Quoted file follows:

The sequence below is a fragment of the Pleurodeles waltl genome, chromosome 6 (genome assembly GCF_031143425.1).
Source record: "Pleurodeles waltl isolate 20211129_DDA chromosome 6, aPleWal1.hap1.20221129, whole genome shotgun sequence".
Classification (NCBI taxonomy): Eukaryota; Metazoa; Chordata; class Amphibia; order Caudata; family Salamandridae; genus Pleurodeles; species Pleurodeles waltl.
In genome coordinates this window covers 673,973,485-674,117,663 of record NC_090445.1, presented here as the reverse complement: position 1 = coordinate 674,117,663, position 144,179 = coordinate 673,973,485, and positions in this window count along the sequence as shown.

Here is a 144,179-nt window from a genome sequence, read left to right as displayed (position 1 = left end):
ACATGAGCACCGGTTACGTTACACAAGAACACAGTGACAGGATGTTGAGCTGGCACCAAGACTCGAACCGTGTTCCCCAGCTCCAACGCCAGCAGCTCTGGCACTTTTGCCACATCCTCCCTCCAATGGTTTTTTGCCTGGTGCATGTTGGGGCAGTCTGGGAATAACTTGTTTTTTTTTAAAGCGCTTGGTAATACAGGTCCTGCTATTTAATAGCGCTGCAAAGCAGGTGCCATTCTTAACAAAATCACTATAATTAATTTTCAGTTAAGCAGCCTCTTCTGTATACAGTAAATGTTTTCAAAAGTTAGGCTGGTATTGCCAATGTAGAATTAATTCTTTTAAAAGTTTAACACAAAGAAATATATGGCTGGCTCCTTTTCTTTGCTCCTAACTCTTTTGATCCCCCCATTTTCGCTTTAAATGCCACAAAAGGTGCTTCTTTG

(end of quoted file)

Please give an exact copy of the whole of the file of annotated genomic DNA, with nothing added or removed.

The sequence below is a fragment of the Pleurodeles waltl genome, chromosome 6 (genome assembly GCF_031143425.1).
Source record: "Pleurodeles waltl isolate 20211129_DDA chromosome 6, aPleWal1.hap1.20221129, whole genome shotgun sequence".
Classification (NCBI taxonomy): Eukaryota; Metazoa; Chordata; class Amphibia; order Caudata; family Salamandridae; genus Pleurodeles; species Pleurodeles waltl.
In genome coordinates this window covers 673,973,485-674,117,663 of record NC_090445.1, presented here as the reverse complement: position 1 = coordinate 674,117,663, position 144,179 = coordinate 673,973,485, and positions in this window count along the sequence as shown.

Here is a 144,179-nt window from a genome sequence, read left to right as displayed (position 1 = left end):
ACATGAGCACCGGTTACGTTACACAAGAACACAGTGACAGGATGTTGAGCTGGCACCAAGACTCGAACCGTGTTCCCCAGCTCCAACGCCAGCAGCTCTGGCACTTTTGCCACATCCTCCCTCCAATGGTTTTTTGCCTGGTGCATGTTGGGGCAGTCTGGGAATAACTTGTTTTTTTTTAAAGCGCTTGGTAATACAGGTCCTGCTATTTAATAGCGCTGCAAAGCAGGTGCCATTCTTAACAAAATCACTATAATTAATTTTCAGTTAAGCAGCCTCTTCTGTATACAGTAAATGTTTTCAAAAGTTAGGCTGGTATTGCCAATGTAGAATTAATTCTTTTAAAAGTTTAACACAAAGAAATATATGGCTGGCTCCTTTTCTTTGCTCCTAACTCTTTTGATCCCCCCATTTTCGCTTTAAATGCCACAAAAGGTGCTTCTTTG